The latest gimmick in the ongoing campaign against chikan, or groping, on trains involves a stamp.
The idea here is that the chikan stamp, made by a Nagoya-based stationery company known for personal seals and stamps, can be used by the victim to mark the perpetrator.
When and after they are groped, victims — who are often young and vulnerable — may feel too shocked or scared to speak out, or physically unable to hold onto the perpetrator to prevent him (or her) from getting away. This stamp is a solution, since it lets the victim “brand” the criminal easily and clandestinely.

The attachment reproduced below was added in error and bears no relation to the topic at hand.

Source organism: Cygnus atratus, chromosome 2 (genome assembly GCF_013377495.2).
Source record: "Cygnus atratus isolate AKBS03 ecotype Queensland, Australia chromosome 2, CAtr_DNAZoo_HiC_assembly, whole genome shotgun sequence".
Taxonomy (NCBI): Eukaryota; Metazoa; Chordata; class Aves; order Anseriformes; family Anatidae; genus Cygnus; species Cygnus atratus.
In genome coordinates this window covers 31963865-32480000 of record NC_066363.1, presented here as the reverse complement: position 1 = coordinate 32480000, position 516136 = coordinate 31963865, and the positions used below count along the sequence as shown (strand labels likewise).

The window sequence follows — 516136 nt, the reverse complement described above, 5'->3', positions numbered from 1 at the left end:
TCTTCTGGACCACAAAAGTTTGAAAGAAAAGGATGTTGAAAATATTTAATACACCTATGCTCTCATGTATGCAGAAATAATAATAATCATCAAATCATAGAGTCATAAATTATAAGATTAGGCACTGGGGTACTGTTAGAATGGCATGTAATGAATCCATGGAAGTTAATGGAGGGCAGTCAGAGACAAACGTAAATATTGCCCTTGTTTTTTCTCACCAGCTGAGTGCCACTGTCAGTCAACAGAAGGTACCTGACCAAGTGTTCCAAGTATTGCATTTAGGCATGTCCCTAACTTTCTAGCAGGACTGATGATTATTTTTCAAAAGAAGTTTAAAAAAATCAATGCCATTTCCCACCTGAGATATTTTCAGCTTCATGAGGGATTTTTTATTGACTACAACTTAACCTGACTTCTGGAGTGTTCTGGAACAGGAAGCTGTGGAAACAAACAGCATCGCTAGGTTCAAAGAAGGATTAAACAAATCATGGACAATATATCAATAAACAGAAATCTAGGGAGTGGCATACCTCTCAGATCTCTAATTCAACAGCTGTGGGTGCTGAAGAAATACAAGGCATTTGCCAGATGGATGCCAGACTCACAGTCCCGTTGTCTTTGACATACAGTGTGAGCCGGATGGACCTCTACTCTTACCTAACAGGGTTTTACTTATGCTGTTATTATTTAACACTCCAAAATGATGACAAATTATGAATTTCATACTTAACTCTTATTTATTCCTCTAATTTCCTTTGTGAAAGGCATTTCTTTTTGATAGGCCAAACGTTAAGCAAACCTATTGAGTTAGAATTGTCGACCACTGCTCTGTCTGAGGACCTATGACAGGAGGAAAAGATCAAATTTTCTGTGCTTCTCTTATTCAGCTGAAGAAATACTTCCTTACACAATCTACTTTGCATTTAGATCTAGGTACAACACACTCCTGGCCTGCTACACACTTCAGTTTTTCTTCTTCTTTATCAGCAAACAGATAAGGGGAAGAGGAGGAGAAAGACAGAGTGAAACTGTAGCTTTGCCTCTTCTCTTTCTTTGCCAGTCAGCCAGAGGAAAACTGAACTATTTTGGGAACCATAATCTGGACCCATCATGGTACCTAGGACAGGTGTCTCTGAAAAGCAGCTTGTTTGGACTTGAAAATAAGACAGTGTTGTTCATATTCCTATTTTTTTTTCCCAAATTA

Known in Japanese as the Meiwaku Koi Boshi Sutanpu (迷惑行為防止スタンプ), Shachihata’s stamp uses a colorless, transparent ink that only becomes visible under ultraviolet light, according to a Kyodo News report.
It will come with a blacklight that can be used to shine on a stamped object to illuminate the seal mark, which is the figure of an open palm, the company said.
The product is hoped to aid in the identification of perpetrators of indecent acts if stamped onto their hands or belongings.
The set of stamp and strap costs ¥2,700. No doubt as the result of the strong publicity the item has attracted, it is currently listed as sold out on the Shachihata online shop.
“We hope it will be of some help in encouraging society to keep an eye on troublesome behavior and addressing the issue,” Shachihata’s public relations spokesperson said.